A Cabochon is a polished gemstone with a flat-bottom (or slightly rounded bottom) and a convex or rounded domed top. Cabochons, commonly known as Cabs, are the oldest and most common form of Gem cutting.
The rose cut is a variation of the cabochon where flat facets are polished into the curved surface of the cabochon cut stone.
Checkerboard cut is a technique where the gem stone is cut into a multitude of square facets spaced regularly around the stones surface, giving a 'Checkerboard' effect of light and dark squares when moved in the light.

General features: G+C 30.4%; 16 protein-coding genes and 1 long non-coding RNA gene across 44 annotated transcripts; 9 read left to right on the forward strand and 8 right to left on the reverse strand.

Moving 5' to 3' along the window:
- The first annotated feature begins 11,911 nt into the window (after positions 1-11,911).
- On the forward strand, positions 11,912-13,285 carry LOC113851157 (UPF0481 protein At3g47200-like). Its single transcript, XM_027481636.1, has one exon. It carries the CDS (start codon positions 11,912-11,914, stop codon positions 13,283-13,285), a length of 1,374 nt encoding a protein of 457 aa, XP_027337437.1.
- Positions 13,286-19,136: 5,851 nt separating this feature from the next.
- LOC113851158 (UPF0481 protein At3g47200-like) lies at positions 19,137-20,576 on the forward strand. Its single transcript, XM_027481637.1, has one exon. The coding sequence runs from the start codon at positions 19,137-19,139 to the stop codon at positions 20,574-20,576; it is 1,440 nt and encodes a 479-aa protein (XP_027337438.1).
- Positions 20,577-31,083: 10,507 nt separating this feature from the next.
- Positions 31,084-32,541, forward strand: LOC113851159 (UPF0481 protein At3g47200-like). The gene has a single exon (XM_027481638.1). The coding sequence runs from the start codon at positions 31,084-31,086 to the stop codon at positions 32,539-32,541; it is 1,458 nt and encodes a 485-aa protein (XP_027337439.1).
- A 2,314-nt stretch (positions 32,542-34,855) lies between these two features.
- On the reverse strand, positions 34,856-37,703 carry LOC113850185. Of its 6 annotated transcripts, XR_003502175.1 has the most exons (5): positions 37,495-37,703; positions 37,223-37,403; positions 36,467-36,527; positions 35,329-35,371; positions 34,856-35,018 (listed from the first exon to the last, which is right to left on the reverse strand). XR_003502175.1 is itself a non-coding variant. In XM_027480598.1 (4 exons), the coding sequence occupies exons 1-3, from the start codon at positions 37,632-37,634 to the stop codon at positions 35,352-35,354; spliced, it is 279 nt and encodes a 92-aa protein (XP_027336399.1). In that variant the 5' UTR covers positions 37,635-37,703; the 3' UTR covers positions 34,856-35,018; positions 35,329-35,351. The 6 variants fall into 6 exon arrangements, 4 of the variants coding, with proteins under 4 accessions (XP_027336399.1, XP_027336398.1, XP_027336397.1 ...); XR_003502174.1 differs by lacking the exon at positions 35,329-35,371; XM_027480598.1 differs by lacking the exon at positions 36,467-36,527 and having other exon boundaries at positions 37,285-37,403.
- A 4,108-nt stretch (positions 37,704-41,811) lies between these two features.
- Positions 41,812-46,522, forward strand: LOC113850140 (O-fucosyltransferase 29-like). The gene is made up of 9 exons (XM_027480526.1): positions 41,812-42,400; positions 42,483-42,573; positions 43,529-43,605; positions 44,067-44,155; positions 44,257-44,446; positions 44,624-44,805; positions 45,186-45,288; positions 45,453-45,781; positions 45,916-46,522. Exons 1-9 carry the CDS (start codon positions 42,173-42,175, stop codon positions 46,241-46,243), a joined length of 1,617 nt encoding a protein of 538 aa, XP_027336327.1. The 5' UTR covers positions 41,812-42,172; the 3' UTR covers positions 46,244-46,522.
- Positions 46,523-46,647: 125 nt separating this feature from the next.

Unlike the two-dimensional flat facet cuts, the concave cut is three-dimensional. In addition to length and width, this curved cut results in a conical shaped facet, creating depth as well. This third dimension allows the gem to further refract more of the ambient light and return it to the eye as brilliance.